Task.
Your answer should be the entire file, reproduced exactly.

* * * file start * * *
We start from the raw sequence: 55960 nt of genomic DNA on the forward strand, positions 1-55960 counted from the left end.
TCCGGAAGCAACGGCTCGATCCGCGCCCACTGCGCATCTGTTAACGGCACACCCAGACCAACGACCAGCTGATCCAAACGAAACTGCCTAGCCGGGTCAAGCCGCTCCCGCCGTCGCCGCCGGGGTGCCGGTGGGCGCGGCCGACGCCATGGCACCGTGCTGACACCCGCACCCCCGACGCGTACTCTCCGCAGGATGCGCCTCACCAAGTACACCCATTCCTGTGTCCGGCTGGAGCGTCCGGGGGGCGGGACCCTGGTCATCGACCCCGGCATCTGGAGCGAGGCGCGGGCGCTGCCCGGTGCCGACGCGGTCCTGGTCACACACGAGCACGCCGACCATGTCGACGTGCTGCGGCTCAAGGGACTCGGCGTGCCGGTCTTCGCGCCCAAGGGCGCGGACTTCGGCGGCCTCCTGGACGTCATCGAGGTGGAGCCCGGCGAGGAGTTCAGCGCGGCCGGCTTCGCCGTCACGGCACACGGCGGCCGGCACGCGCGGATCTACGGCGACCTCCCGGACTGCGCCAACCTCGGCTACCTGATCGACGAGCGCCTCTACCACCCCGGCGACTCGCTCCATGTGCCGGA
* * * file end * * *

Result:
We start from the raw sequence: 55960 nt of genomic DNA on the forward strand, positions 1-55960 counted from the left end.
TCCGGAAGCAACGGCTCGATCCGCGCCCACTGCGCATCTGTTAACGGCACACCCAGACCAACGACCAGCTGATCCAAACGAAACTGCCTAGCCGGGTCAAGCCGCTCCCGCCGTCGCCGCCGGGGTGCCGGTGGGCGCGGCCGACGCCATGGCACCGTGCTGACACCCGCACCCCCGACGCGTACTCTCCGCAGGATGCGCCTCACCAAGTACACCCATTCCTGTGTCCGGCTGGAGCGTCCGGGGGGCGGGACCCTGGTCATCGACCCCGGCATCTGGAGCGAGGCGCGGGCGCTGCCCGGTGCCGACGCGGTCCTGGTCACACACGAGCACGCCGACCATGTCGACGTGCTGCGGCTCAAGGGACTCGGCGTGCCGGTCTTCGCGCCCAAGGGCGCGGACTTCGGCGGCCTCCTGGACGTCATCGAGGTGGAGCCCGGCGAGGAGTTCAGCGCGGCCGGCTTCGCCGTCACGGCACACGGCGGCCGGCACGCGCGGATCTACGGCGACCTCCCGGACTGCGCCAACCTCGGCTACCTGATCGACGAGCGCCTCTACCACCCCGGCGACTCGCTCCATGTGCCGGA